If an integration requires an API authentication mechanism, functions will have to send their credentials when calling the API.

Bearer handles the entire authentication logic and flow for you on various API authentication mechanisms (OAuth, API Key, Basic Auth etc.). We will securely manage API credentials and access tokens for you, abstracting the entire complexity behind authId and setupId.

Learn more about API authentication support in Bearer.

Setup Identifier

The Setup identifier, setupId, holds the API credentials. By default, they can be provided in the Settings page of each integration which returns a setupId.

If the integration relies on an API Key or Basic Auth mechanism, functions will require a setupId parameter by default. This way, the API credentials are retrieved by the event.context.auth object and are used to call the API.

Auth Identifier

The Auth identifier, authId, holds the user's OAuth access token that is returned at the end of the OAuth dance. Bearer stores and manages them for you. When you trigger the OAuth flow with a Connect Component, you will provide your own Auth Identifier.

If the integration relies on OAuth, functions will require an authId parameter by default. This way, the access tokens can be retrieved by the event.context.auth object and used to call the API.

Specifications

When you deploy an integration, Bearer automatically builds its specifications from functions that can be accessed through the Specifications tab:

As you can see, the functions are exposed and documented following the Open API 3 specification.

Functions are then called from your app using the integration clients.

Security

By default, functions can be integrated into an app from a Client-side or Server-side context using the integration clients.

Depending on the API authentication methods and your API usage, you might want to restrict the usage of function to a Server-side context only since it's almost impossible to entirely trust a client-side context.

To restrict it, simply use this property inside the function definition:

// Uncomment the line below to restrict the function to be called only from a server-side context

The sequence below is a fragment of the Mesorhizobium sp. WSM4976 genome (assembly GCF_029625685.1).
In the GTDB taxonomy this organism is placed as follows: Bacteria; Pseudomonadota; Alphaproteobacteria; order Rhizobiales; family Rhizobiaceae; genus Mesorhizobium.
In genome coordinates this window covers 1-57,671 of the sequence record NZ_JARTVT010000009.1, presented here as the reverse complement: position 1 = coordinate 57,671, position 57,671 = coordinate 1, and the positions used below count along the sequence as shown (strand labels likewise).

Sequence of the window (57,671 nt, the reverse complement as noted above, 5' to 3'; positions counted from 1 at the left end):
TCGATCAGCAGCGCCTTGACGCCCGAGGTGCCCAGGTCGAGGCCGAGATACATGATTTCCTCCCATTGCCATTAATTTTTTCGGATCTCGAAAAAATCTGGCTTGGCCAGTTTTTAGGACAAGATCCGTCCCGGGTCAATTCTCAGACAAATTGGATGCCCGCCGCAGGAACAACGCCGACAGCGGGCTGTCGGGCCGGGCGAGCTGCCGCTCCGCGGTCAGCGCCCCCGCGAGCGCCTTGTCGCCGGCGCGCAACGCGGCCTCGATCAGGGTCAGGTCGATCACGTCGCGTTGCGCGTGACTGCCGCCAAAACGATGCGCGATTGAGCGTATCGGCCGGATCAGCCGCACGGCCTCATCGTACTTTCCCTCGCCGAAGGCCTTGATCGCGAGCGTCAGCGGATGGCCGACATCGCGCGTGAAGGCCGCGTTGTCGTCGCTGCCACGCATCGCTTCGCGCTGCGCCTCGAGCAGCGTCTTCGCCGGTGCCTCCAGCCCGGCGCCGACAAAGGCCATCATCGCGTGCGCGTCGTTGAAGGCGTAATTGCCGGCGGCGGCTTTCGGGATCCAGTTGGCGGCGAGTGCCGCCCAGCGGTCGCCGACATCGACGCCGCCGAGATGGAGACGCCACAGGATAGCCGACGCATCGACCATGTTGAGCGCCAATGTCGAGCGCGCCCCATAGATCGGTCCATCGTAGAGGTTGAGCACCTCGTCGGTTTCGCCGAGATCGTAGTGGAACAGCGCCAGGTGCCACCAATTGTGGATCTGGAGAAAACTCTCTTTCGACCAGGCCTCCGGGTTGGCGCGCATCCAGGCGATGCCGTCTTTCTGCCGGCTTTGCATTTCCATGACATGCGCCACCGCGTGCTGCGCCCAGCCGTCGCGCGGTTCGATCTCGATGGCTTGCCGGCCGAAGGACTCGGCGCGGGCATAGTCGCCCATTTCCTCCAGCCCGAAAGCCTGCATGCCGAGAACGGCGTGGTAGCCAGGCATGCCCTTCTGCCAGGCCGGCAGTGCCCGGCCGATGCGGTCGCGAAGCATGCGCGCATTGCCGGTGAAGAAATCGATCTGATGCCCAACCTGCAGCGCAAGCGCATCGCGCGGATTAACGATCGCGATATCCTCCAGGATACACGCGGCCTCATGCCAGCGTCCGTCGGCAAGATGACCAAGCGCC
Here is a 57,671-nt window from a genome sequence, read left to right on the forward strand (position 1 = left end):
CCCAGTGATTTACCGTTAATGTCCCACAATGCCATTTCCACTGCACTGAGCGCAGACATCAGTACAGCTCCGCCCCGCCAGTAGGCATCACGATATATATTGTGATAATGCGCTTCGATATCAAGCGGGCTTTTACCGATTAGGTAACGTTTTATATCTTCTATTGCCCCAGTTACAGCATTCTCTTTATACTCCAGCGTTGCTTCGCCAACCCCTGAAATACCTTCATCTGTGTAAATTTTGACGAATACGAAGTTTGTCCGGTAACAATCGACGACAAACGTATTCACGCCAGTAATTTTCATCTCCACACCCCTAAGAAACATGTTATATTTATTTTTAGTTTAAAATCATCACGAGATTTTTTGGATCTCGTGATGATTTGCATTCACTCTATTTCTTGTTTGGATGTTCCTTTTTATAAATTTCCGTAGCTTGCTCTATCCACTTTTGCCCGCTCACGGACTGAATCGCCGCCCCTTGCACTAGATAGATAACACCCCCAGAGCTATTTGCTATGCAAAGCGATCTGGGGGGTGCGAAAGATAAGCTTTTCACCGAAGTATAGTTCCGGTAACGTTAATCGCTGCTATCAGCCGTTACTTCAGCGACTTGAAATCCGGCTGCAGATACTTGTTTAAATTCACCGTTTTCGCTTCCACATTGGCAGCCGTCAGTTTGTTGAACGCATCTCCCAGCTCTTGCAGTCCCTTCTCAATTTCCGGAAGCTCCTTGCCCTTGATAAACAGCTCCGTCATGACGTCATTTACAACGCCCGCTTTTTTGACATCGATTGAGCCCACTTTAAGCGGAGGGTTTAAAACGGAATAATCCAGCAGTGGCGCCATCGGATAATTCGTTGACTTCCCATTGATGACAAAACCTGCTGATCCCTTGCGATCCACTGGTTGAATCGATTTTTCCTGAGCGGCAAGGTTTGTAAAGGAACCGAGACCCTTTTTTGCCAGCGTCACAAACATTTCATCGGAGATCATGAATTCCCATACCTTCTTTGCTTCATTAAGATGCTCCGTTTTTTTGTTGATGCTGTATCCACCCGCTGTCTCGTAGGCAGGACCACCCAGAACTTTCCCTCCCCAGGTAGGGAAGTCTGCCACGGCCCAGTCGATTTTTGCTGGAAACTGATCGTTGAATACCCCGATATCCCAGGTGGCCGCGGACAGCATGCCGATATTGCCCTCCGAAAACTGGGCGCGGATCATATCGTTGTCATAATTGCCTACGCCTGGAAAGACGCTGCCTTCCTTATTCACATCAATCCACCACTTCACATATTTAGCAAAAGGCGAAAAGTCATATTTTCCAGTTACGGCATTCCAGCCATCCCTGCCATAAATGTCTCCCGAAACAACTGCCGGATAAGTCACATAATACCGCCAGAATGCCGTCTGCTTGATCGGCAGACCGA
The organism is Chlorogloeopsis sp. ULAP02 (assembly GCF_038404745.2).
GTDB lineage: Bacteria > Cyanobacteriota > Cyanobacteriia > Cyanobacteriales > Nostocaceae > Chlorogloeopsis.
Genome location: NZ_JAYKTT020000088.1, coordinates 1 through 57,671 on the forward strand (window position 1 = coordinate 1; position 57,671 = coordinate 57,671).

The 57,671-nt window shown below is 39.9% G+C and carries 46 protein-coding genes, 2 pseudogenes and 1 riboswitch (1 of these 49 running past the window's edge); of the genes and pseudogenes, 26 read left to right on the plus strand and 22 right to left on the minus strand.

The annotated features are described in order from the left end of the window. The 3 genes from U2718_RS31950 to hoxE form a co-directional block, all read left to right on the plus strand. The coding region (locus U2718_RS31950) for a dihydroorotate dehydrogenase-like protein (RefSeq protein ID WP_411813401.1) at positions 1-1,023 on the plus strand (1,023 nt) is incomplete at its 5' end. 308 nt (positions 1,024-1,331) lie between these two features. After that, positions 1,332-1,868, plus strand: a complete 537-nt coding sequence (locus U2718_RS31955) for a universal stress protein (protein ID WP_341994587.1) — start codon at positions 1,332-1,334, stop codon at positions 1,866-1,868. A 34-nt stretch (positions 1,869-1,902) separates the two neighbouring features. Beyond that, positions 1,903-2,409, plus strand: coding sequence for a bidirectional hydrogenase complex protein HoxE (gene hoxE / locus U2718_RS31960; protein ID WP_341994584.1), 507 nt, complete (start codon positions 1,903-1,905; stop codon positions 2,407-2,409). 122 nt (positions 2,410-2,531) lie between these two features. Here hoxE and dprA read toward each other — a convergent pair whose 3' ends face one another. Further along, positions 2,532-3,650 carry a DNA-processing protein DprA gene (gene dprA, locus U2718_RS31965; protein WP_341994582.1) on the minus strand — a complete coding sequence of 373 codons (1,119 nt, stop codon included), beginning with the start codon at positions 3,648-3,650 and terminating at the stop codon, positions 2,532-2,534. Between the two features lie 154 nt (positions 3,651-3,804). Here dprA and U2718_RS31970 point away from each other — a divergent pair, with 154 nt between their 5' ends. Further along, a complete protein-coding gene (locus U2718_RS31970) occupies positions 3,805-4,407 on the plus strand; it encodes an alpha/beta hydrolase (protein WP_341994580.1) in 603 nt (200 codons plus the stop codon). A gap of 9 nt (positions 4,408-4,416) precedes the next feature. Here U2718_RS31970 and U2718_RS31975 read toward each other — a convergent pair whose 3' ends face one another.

static serverSideRestricted = true

Manipulating Data

A function's main role is to work with data, so we thought it might be handy to remind you of some basic methods to handle most of your data transformation.

Below is a dataset we will use for our different methods:

const users = [
{ id: 1, name: 'Monica', last_name: 'Hall' },
{ id: 2, name: 'Dinesh', last_name: 'Chugtai' },
{ id: 3, name: 'Bertram', last_name: 'Gilfoyle' },
{ id: 4, name: 'Erlich', last_name: 'Bachman' },
{ id: 5, name: 'Richard', last_name: 'Hendricks' }
]
const bugs = [
{
userId: 2,
count: 100
},
{
userId: 3,
count: 43
}
]

Filtering

Filtering data from API endpoints is a must-have! Below are some examples filtering data using the filter method:

const filteredData1 = users.filter(user => user.id >= 3)
const filteredData2 = users.filter(({ id }) => id >= 3)
const filteredData3 = users.filter(user => {
if (user.id >= 3) {
return user
}
})

Remapping

Remapping data so the keys meet your app's expectations is a pretty common API data transformation. Below are examples using the map method:

const remap1 = users.map(user => {
if (user.id === 1) {
return {
id: user.id,
fullName: [user.name, user.last_name].join(' '),
VC: true
}
}
return {
id: user.id,
fullName: [user.name, user.last_name].join(' ')
}
})
const remap2 = users.map(user => ({
id: user.id,
fullName: [user.name, user.last_name].join(' ')
}))

Merging

Below is example of merging data using the map method:

const merge = users.map(user => ({
...user,
bug: ((bugs.find(bug => user.id === bug.userId) || {}) as any).count
}))

Reducing

Below are examples using the reduce method:

const reduce1 = bugs.reduce((acc, bug) => {
return (acc += bug.count)
}, 0)
const reduce2 = bugs.reduce((acc, bug) => (acc += bug.count), 0)